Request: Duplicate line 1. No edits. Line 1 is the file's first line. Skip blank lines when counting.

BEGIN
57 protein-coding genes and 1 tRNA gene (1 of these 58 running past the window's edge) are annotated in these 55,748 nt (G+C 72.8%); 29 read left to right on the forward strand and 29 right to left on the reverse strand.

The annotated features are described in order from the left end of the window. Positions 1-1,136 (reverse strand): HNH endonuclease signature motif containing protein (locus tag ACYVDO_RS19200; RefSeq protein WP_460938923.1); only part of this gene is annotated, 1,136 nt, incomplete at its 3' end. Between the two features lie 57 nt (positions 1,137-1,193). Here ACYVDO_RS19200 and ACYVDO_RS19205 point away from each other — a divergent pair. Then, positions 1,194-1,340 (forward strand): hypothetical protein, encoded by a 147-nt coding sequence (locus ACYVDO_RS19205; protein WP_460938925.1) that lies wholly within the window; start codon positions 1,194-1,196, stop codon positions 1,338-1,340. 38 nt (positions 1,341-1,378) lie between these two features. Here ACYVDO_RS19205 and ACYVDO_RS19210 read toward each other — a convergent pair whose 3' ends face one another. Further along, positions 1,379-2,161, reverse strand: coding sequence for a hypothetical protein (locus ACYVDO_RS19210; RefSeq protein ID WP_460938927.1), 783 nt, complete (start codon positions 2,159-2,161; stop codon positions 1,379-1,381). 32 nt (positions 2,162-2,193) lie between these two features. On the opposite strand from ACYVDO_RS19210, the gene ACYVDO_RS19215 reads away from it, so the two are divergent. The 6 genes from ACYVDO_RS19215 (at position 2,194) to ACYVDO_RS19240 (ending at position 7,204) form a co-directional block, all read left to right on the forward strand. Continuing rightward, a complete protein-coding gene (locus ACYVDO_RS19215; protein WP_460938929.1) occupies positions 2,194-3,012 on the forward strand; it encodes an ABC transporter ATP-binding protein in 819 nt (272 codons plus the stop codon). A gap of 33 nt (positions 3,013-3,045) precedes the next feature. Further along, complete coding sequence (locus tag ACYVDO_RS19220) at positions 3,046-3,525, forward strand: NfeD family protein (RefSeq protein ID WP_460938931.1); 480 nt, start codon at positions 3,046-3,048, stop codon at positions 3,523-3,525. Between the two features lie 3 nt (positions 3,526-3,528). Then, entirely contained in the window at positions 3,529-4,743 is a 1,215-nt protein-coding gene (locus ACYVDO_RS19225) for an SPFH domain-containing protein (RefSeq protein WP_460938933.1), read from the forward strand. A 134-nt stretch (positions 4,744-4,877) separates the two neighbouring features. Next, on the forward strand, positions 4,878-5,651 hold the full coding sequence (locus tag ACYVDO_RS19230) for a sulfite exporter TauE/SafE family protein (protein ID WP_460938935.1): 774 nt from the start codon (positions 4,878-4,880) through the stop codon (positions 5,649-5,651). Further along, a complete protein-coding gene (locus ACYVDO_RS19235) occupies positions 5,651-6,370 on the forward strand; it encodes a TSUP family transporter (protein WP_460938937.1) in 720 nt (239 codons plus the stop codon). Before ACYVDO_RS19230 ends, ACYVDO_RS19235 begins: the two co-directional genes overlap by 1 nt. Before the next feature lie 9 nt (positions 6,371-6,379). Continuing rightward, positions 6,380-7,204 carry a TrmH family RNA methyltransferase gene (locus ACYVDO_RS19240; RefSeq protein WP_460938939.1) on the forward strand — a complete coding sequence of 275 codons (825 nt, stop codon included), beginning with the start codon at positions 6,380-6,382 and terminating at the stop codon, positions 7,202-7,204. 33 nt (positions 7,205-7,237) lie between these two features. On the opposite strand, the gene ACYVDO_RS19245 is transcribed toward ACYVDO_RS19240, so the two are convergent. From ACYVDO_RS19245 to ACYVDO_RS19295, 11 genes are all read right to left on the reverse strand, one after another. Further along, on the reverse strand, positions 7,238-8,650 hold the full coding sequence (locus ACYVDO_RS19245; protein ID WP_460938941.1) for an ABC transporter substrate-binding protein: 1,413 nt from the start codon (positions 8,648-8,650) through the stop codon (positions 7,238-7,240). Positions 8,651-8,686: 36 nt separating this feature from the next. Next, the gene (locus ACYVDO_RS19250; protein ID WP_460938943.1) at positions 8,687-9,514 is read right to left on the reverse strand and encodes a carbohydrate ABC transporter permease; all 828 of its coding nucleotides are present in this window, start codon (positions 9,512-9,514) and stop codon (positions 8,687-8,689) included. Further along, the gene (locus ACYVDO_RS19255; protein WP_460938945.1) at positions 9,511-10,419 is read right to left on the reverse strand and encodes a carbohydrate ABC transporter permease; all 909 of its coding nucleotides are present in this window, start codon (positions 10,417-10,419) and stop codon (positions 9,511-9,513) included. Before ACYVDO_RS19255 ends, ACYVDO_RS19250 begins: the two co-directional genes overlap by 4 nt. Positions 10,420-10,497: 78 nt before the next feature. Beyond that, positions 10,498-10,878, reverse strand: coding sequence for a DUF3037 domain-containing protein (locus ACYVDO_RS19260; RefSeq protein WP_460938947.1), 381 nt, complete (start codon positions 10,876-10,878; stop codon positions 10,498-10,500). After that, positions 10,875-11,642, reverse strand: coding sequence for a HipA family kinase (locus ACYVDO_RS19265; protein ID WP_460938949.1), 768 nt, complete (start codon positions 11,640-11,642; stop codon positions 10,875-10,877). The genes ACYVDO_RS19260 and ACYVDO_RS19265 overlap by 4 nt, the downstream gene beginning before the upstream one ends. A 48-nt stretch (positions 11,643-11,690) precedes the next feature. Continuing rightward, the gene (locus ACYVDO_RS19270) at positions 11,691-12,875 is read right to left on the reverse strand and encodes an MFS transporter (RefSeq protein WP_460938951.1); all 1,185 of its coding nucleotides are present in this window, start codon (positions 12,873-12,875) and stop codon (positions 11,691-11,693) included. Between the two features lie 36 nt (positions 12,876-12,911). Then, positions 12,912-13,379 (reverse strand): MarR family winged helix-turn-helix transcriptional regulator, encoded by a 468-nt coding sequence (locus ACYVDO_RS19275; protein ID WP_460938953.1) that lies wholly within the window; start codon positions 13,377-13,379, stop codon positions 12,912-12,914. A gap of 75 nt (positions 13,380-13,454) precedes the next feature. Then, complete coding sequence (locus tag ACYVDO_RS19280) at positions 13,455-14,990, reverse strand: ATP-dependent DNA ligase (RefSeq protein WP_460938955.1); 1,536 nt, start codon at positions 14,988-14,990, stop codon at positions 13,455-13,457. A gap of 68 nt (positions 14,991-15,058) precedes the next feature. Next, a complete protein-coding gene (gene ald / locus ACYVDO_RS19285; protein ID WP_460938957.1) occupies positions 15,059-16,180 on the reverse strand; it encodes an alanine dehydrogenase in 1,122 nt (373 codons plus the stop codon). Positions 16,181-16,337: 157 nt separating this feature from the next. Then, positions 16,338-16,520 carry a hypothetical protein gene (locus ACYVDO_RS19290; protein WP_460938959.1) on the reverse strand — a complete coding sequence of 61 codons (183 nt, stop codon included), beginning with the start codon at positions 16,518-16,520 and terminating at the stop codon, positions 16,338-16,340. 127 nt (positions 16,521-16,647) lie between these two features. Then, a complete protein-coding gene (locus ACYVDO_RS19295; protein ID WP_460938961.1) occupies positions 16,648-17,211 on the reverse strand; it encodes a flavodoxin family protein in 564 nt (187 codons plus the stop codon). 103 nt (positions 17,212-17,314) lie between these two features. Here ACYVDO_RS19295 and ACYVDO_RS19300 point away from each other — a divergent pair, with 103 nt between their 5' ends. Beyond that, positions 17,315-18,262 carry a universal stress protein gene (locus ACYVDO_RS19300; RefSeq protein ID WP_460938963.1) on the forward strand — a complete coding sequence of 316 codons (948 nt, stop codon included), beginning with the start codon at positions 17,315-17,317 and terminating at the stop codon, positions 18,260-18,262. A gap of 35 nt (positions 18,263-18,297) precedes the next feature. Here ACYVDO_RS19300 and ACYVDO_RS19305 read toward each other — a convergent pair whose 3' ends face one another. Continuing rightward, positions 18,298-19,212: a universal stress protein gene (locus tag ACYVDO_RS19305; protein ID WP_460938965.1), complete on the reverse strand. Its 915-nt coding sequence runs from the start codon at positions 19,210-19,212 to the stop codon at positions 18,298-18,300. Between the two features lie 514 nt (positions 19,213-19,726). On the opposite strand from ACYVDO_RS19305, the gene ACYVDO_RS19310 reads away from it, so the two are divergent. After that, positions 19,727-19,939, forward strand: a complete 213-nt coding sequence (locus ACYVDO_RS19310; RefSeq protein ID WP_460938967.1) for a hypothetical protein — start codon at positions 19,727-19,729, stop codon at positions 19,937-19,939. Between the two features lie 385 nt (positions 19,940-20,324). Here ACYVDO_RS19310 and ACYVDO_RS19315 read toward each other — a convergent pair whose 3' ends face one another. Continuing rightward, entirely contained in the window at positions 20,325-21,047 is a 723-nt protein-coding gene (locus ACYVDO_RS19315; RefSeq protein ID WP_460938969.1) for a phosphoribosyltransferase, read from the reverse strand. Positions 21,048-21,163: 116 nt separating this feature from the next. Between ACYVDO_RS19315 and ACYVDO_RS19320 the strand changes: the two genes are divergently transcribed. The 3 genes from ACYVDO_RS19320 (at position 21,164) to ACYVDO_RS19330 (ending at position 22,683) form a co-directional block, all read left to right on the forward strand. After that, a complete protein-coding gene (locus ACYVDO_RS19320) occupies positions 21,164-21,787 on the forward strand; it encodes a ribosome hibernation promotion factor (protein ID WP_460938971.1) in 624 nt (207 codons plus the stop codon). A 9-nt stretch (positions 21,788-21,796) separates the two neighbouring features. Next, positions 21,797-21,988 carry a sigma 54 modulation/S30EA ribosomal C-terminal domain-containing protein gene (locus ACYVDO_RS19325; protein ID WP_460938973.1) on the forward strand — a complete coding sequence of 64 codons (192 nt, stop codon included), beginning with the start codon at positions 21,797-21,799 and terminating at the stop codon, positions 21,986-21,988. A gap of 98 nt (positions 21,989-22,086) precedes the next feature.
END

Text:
57 protein-coding genes and 1 tRNA gene (1 of these 58 running past the window's edge) are annotated in these 55,748 nt (G+C 72.8%); 29 read left to right on the forward strand and 29 right to left on the reverse strand.